European manufactures are generally considered as some of the most advanced in the world. Despite that, when Fujitsu recently conducted a survey of manufacturers, we discovered that although 90 percent were clear that digital transformation was not just necessary but would have a big impact on their business model, only one third actually had put detailed strategies in place to make the most of the opportunity. I suspect this gap is even wider in other markets. 

This underlines that when it comes to smart manufacturing, there’s clearly a tension between what manufacturers know and what they are doing. Let’s start with the issues that are clear and accepted by all manufacturers who have their eyes open.

The impact of changing consumer expectations

The first is that consumers are changing manufacturing forever. Manufacturers recognize this and talk less and less about ‘making products’ and more about providing the same products and support ‘as-a-service’ to the customer.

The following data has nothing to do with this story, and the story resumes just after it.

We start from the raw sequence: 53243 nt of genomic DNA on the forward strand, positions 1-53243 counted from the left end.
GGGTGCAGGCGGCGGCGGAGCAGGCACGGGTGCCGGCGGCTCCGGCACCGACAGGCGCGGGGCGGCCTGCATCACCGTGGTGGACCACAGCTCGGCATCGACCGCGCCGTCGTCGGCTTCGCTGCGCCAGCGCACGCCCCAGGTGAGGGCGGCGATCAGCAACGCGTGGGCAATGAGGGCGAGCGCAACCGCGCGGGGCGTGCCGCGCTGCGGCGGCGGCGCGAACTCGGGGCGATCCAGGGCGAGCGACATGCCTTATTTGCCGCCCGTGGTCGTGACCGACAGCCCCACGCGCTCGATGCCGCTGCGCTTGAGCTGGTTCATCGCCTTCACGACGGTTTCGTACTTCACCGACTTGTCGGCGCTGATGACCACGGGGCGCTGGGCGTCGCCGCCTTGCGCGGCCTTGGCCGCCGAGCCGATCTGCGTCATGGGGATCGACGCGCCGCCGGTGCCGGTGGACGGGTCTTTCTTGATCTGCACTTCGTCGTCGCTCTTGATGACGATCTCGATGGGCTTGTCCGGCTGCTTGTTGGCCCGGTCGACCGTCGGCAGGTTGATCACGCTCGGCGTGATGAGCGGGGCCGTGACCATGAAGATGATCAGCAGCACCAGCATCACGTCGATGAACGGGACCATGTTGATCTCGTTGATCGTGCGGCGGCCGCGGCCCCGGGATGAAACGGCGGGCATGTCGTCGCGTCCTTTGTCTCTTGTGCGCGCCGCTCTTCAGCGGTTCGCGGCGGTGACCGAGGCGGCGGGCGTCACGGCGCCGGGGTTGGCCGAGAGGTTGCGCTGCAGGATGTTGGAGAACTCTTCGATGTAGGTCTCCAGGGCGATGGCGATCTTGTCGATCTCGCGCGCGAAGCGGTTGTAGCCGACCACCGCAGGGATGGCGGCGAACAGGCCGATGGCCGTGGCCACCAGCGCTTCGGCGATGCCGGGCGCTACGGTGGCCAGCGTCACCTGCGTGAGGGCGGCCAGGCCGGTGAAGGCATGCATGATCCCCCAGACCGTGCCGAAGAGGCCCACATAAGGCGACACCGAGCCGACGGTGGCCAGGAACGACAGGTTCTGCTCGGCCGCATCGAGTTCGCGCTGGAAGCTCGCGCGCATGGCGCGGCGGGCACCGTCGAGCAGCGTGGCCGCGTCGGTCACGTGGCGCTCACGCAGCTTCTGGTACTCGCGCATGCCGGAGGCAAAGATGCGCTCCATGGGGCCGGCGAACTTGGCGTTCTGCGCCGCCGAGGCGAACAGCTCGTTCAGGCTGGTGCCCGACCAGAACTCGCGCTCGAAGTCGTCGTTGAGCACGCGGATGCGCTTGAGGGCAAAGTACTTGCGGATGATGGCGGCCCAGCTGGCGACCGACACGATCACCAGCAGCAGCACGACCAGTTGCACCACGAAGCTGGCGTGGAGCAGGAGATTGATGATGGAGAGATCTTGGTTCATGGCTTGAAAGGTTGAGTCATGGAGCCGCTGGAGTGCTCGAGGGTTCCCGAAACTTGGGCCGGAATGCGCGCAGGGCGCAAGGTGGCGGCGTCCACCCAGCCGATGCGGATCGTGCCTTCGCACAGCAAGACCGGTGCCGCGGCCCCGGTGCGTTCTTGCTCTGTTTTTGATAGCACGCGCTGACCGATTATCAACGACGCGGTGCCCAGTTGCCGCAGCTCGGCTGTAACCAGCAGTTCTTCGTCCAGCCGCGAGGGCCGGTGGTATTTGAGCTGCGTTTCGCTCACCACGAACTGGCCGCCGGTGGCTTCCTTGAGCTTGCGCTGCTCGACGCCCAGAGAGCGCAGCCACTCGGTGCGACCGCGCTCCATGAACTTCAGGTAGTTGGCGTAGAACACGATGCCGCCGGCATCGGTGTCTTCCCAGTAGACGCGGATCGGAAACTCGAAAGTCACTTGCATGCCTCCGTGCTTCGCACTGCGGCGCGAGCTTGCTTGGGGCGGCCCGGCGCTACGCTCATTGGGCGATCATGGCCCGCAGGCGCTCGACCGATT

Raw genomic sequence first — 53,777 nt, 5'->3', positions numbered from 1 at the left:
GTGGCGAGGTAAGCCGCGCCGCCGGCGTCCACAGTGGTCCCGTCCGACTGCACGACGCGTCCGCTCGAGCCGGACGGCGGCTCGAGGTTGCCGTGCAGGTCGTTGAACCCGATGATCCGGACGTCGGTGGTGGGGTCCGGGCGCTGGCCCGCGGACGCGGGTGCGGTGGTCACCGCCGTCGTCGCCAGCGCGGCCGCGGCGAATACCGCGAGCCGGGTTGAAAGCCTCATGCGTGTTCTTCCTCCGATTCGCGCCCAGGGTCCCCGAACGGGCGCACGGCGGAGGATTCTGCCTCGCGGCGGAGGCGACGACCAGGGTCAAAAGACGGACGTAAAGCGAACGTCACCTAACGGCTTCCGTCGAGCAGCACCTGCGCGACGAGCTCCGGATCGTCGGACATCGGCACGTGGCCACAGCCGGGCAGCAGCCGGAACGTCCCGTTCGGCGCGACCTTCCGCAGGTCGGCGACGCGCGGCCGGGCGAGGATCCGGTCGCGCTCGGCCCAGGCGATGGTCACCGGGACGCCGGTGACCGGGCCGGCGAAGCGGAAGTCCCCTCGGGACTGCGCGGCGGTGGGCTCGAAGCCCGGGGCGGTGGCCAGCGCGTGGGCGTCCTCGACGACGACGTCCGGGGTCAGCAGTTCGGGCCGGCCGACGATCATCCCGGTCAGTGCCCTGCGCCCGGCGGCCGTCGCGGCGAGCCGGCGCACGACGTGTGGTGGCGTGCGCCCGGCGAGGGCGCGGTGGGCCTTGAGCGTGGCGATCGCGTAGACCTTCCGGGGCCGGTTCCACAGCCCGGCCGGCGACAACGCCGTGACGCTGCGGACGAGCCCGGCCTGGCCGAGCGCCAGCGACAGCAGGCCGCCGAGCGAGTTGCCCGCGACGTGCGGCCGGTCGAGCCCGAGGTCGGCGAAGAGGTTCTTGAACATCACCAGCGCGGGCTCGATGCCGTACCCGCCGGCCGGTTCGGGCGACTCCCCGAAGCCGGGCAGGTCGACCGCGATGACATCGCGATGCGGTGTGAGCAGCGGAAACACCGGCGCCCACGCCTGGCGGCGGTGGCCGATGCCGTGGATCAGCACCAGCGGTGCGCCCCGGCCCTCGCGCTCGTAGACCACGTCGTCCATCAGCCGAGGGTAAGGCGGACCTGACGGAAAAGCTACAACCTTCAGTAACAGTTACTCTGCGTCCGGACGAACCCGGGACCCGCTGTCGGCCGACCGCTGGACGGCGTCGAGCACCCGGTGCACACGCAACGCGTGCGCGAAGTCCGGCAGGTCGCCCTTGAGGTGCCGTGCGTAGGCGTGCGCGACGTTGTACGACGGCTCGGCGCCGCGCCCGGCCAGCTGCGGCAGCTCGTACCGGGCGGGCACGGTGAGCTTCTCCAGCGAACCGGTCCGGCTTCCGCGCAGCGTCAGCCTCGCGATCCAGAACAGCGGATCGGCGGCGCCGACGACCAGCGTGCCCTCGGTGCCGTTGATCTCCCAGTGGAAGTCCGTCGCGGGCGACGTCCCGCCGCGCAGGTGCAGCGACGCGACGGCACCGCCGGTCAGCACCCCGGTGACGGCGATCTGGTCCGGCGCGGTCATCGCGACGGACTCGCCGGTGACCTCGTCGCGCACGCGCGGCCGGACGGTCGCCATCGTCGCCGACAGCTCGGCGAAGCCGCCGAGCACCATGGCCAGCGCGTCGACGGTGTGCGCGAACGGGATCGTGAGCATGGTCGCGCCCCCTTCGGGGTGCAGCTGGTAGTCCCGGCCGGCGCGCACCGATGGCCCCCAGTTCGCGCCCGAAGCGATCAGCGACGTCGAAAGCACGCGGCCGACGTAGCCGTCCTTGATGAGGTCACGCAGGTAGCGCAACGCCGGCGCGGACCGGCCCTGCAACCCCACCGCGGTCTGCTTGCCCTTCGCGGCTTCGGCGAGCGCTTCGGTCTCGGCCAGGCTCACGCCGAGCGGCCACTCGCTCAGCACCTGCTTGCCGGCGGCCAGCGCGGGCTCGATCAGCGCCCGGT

How did this happen? Somewhere along the line in the last decade, consumers grasped the concept that there are better options than outright ownership. Not only does it require a hefty upfront outlay, possibly financed on credit, it also leaves you liable for all the depreciation and maintenance costs of an asset that might only be used for a small fraction of the time.

This is already playing out in the archetypal manufacturing marketplace – cars. Here we see young, urban consumers switching away from ownership of an asset that is only used for a few hours a day – at the most – in favor of a per-journey, as-a-service-based consumption model. Alongside this shift, consumers want to buy products using their mobile phones – choosing anytime and from anyplace.

For manufacturers to respond to these demands, they must link back into the manufacturing operation in the widest possible sense. This means collecting data from the services arrayed around the product and create insights to help deliver better services. 

This is what smart manufacturing delivers. It connects the end-to-end process, from sourcing, to procurement, to processing, to manufacturing, to warehousing, to distribution, to retailing – all automated within a process geared to give the end customer what they want, in the way they want it.